Overall Rating Silver - expired
Overall Score 58.76
Liaison Krista Bailey
Submission Date July 29, 2011
Executive Letter Download

STARS v1.0

Pennsylvania State University
Tier2-4: Snow and Ice Removal

Status Score Responsible Party
Complete 0.25 / 0.25 Shelley McKeague
Environmental Compliance Specialist
Engineering Services
"---" indicates that no data was submitted for this field

Has the institution implemented technologies or strategies to reduce the environmental impacts of snow and ice removal?:

A brief description of the snow and ice removal program, policy, or practice:

The Office of Physical Plant exercises judgment when applying salt for winter deicing and anti-icing materials in an effort to provide for public safety, yet considers the environmental impacts of the materials used. Currently most materials used are granular. Discretion is used in only applying these materials, at only the proper times to gain the optimal impact of the materials, using the least possible materials. Training occurs annually to assure that proper amounts are applied for proper coverage patterns, avoiding over-application. Mechanical spreaders are calibrated annually, and with the large trucks used for roads and parking lots, liquid brine is sprayed on the salt as it crosses the spinner for spreading on the surface. This reduces bounce of the salt, keeping it on the hard surfaces, and enhances the melting capability of the rock salt, allowing less to be used than in dry granular applications in past years.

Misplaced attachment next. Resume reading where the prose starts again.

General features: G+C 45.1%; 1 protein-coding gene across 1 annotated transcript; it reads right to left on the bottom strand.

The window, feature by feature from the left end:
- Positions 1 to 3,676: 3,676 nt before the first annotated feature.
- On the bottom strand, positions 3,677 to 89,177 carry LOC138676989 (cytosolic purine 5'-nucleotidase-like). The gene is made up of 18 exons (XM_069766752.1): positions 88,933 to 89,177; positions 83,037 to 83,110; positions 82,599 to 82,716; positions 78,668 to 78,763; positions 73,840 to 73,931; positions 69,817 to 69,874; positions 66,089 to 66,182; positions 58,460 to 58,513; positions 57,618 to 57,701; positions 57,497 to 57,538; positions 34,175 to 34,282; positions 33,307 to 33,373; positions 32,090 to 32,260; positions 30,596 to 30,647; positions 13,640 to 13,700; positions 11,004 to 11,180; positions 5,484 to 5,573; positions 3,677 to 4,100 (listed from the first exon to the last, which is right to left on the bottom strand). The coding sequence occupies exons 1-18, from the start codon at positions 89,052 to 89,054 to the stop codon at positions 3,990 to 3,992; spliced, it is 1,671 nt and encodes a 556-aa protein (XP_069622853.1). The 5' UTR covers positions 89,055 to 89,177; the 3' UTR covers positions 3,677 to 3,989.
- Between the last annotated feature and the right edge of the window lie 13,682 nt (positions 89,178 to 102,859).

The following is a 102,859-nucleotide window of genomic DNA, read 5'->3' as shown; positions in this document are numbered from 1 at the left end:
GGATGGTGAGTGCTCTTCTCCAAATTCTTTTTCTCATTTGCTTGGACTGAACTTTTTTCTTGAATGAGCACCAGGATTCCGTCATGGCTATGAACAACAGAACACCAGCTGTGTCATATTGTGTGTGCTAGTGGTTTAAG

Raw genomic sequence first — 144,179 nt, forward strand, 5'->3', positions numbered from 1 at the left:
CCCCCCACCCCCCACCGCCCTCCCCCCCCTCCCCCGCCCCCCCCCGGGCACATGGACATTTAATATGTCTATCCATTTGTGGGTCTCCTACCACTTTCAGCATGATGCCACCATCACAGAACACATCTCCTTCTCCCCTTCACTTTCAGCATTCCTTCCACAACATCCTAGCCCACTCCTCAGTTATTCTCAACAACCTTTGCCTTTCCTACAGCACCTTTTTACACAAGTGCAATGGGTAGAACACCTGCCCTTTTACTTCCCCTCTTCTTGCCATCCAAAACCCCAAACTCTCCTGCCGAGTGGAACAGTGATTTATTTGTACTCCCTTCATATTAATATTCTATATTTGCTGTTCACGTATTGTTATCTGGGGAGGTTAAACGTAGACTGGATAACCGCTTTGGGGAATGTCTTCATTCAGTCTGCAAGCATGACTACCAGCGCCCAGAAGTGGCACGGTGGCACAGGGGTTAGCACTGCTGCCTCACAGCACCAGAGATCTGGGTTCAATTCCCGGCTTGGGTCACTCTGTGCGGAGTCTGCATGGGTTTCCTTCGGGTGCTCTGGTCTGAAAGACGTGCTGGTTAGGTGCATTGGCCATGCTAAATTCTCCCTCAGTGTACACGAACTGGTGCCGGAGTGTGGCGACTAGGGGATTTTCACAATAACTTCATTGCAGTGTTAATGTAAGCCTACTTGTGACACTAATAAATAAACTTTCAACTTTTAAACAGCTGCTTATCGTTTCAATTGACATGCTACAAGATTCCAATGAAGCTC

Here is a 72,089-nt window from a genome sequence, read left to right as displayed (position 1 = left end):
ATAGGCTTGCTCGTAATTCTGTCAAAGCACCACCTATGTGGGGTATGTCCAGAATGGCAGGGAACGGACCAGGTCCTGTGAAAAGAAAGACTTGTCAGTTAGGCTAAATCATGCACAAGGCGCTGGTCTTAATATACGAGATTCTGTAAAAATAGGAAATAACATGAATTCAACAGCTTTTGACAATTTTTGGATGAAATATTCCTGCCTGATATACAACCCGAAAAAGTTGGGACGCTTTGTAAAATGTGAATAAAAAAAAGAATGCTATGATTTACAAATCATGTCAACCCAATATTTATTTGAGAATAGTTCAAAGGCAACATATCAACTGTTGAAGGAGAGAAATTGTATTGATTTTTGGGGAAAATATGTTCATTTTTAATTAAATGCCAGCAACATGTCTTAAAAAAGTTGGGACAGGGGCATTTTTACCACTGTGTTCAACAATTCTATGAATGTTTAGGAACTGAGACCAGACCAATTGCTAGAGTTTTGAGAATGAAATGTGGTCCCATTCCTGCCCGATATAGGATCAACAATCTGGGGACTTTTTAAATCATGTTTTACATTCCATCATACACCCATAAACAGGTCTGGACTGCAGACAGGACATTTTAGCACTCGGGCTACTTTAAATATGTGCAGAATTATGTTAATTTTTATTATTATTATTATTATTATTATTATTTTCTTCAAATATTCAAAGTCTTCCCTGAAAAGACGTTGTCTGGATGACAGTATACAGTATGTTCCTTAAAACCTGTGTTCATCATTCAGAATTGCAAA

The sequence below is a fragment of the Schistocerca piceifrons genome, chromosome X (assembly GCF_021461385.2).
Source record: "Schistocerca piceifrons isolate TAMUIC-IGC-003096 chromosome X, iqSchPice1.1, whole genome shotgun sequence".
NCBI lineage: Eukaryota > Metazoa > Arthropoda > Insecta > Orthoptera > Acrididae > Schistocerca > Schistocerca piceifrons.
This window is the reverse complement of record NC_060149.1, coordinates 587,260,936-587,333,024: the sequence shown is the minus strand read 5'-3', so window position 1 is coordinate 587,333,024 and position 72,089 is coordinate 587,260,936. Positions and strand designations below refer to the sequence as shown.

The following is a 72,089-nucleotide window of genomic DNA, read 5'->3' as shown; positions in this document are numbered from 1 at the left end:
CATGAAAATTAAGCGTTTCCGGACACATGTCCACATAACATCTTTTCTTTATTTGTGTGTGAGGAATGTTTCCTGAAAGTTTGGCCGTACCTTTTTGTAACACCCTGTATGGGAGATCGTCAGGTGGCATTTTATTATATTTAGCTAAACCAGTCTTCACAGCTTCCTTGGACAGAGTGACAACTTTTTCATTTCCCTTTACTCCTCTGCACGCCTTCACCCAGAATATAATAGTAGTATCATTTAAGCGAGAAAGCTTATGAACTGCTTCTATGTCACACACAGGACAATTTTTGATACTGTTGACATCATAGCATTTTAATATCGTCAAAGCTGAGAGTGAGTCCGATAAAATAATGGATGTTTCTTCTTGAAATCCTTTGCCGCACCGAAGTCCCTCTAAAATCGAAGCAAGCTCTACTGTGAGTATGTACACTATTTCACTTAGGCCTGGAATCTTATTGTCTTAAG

NAAC (sodium acetate) is used on parking structures to reduce exposure to corrosion, but it also had the environmental benefit of better properties to biodegrade, and is considered relatively harmless to aquatic life.

In the winter of 2010-11, OPP is switching to the use of granular magnesium chloride for about 1/4 of campus landscape use as a pilot, with a goal to eliminate sodium and calcium based salts from use at building entrances and campus walkways. Additionally, one area will pilot the use of brine as a fully liquid application. Magnesium chloride is recognized as causing less of an impact on plant materials. Planning is also taking place to convert to a liquid application for roads and parking lots in 2011-12. Liquids will provide more controlled application to the target surfaces, again reducing total use of salts, and corresponding impact to plant growth and ground water.

The website URL where information about the program, policy, or practice is available:

The information presented here is self-reported. While AASHE staff review portions of all STARS reports and institutions are welcome to seek additional forms of review, the data in STARS reports are not verified by AASHE. If you believe any of this information is erroneous or inconsistent with credit criteria, please review the process for inquiring about the information reported by an institution or simply email your inquiry to stars@aashe.org.